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Objectives: Rates of cognitive, academic and behavioral comorbidities are elevated in children with epilepsy. The contribution of environmental and genetic influences to comorbidity risk is not fully understood. This study investigated children with epilepsy, their unaffected siblings, and controls to determine the presence and extent of risk associated with family relatedness across a range of epilepsy comorbidities. Methods: Participants were 346 children (8–18 years), n=180 with recent-onset epilepsy, their unaffected siblings (n=67), and healthy first-degree cousin controls (n=99). Assessments included: (1) Child Behavior Checklist/6-18 (CBCL), (2) Behavior Rating Inventory of Executive Function (BRIEF), (3) history of education and academic services, and (4) lifetime attention deficit hyperactivity disorder (ADHD) diagnosis. Analyses consisted of linear mixed effect models for continuous variables, and logistic mixed models for binary variables. Results: Differences were detected between the three groups of children across all measures (p<.001). For ADHD, academic problems, and executive dysfunction, children with epilepsy exhibited significantly more problems than unaffected siblings and controls; siblings and controls did not differ statistically significantly from each other. For social competence, children with epilepsy and their unaffected siblings displayed more abnormality compared with controls, with no statistically significant difference between children with epilepsy and unaffected siblings. For behavioral problems, children with epilepsy had more abnormality than siblings and controls, but unaffected siblings also exhibited more abnormalities than controls. Conclusions: The contribution of epilepsy and family relatedness varies across specific neurobehavioral comorbidities. Family relatedness was not significantly associated with rates of ADHD, academic problems and executive dysfunction, but was associated with competence and behavioral problems. (JINS, 2018, 24, 1–9)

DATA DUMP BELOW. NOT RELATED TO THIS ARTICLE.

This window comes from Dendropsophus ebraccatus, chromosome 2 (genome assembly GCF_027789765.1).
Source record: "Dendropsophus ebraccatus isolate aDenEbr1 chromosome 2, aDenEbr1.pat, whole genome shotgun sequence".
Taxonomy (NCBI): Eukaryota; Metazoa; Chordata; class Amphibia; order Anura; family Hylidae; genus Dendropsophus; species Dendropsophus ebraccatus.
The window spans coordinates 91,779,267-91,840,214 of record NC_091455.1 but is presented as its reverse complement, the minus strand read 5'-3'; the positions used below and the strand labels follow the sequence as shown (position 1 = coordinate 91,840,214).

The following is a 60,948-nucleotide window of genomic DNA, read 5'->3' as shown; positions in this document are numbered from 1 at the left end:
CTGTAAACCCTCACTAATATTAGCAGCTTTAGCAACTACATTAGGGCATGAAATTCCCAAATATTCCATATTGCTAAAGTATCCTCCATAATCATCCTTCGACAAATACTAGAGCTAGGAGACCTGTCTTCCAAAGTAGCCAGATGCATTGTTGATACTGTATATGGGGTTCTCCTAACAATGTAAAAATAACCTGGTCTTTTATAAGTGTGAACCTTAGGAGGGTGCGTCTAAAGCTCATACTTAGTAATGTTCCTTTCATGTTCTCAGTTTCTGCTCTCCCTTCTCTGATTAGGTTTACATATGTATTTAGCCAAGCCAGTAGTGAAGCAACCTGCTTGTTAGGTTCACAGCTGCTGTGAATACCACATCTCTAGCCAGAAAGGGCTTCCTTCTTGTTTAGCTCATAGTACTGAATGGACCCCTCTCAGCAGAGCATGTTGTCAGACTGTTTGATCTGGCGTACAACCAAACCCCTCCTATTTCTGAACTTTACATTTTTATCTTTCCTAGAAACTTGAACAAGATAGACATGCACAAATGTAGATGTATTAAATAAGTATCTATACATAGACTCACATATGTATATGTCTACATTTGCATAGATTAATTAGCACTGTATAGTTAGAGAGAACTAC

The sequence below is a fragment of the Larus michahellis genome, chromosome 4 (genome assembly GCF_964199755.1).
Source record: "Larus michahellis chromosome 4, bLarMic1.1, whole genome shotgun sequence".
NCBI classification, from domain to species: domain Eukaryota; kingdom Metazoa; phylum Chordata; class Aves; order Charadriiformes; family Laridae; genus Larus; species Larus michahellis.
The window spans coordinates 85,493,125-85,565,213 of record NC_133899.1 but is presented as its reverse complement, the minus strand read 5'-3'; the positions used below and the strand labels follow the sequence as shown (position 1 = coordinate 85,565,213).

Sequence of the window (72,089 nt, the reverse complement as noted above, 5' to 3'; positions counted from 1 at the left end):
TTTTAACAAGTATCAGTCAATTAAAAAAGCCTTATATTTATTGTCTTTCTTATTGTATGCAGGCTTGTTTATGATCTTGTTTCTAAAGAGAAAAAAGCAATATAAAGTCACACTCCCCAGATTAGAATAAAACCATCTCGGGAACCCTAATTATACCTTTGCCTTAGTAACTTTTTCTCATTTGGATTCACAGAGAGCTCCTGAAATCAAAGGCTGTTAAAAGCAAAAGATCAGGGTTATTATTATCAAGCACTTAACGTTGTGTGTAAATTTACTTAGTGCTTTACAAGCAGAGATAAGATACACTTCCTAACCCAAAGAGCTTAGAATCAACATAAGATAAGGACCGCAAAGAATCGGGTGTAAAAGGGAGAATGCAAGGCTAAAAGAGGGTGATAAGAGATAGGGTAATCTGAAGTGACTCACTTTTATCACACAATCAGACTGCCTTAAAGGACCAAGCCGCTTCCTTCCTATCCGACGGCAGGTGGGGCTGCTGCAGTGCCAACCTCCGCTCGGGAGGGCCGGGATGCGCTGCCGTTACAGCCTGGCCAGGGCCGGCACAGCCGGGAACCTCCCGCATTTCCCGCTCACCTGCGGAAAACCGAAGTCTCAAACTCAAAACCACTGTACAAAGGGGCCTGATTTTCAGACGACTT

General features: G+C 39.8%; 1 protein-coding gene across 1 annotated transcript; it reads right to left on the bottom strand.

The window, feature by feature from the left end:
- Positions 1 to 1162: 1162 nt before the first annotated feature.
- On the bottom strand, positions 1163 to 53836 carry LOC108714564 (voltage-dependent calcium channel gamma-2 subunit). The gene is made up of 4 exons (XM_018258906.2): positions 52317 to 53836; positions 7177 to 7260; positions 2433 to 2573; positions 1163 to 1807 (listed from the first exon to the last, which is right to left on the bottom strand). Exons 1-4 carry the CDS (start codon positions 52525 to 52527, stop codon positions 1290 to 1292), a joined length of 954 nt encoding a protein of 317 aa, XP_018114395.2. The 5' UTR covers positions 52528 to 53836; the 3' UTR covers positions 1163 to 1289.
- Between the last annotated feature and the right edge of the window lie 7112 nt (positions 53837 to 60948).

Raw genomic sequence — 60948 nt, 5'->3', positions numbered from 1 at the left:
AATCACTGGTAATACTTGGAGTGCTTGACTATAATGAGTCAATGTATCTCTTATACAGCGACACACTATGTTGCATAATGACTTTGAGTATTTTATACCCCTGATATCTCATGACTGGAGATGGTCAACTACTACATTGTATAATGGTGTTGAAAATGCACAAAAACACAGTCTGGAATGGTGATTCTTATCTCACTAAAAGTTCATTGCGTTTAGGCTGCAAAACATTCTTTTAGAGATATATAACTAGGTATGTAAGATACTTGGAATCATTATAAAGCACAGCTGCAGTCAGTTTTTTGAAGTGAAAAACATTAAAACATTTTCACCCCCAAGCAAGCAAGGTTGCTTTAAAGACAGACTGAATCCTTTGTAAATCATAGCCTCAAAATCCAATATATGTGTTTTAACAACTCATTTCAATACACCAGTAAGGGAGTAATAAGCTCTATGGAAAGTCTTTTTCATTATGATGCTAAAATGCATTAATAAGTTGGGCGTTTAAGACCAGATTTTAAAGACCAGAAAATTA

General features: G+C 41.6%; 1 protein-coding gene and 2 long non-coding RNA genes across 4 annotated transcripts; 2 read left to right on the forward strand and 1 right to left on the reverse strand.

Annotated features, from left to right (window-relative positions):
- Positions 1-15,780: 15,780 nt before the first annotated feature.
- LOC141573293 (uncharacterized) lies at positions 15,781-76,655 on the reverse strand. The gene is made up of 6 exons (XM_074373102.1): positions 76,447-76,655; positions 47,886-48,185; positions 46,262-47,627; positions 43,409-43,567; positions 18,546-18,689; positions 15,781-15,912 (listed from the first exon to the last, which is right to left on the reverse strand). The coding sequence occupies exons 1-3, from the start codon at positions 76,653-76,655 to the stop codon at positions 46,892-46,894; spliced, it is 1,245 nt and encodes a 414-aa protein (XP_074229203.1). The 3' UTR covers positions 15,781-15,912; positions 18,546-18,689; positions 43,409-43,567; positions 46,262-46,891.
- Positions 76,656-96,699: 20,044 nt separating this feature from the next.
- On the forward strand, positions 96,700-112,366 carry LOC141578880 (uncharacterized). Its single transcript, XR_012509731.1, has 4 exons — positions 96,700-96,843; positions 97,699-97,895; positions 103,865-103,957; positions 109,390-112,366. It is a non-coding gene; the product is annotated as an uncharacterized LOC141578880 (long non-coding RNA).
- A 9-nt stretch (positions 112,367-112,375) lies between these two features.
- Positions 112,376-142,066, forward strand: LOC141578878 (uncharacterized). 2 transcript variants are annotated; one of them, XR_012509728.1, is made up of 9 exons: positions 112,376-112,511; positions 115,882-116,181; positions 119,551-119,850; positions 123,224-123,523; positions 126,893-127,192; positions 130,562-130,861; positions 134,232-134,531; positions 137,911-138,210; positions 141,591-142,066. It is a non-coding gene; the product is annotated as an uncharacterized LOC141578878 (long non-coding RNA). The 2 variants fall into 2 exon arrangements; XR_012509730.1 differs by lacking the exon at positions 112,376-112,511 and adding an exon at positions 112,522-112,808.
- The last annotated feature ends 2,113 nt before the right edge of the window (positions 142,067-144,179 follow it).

Neurofibromatosis 1 (NF1) and neurofibromatosis 2 (NF2) are inherited tumor predisposition syndromes that have a major impact on the nervous system but are clinically and genetically distinct disorders. This chapter discusses the clinical characteristics and genetics of the neurofibromatoses and presents the current knowledge about their relationship with epilepsy. As neurofibromin acts as a tumor suppressor, NF1 individuals are at increased risk of developing benign and malignant tumors, particularly pilocytic astrocytomas, although pilomyxoid astrocytomas and glioblastoma multiforme can occur. The treatment of NF1 is based on assiduous monitoring for disease complications and treatment of the specific disease manifestations. NF2 should be distinguished from schwannomatosis, a rare condition characterized by the development of painful schwannomas involving the cutaneous, peripheral, and spinal nerves. The diagnosis of NF2 is made according a combination of skin, eye, and central and peripheral nervous system manifestations.
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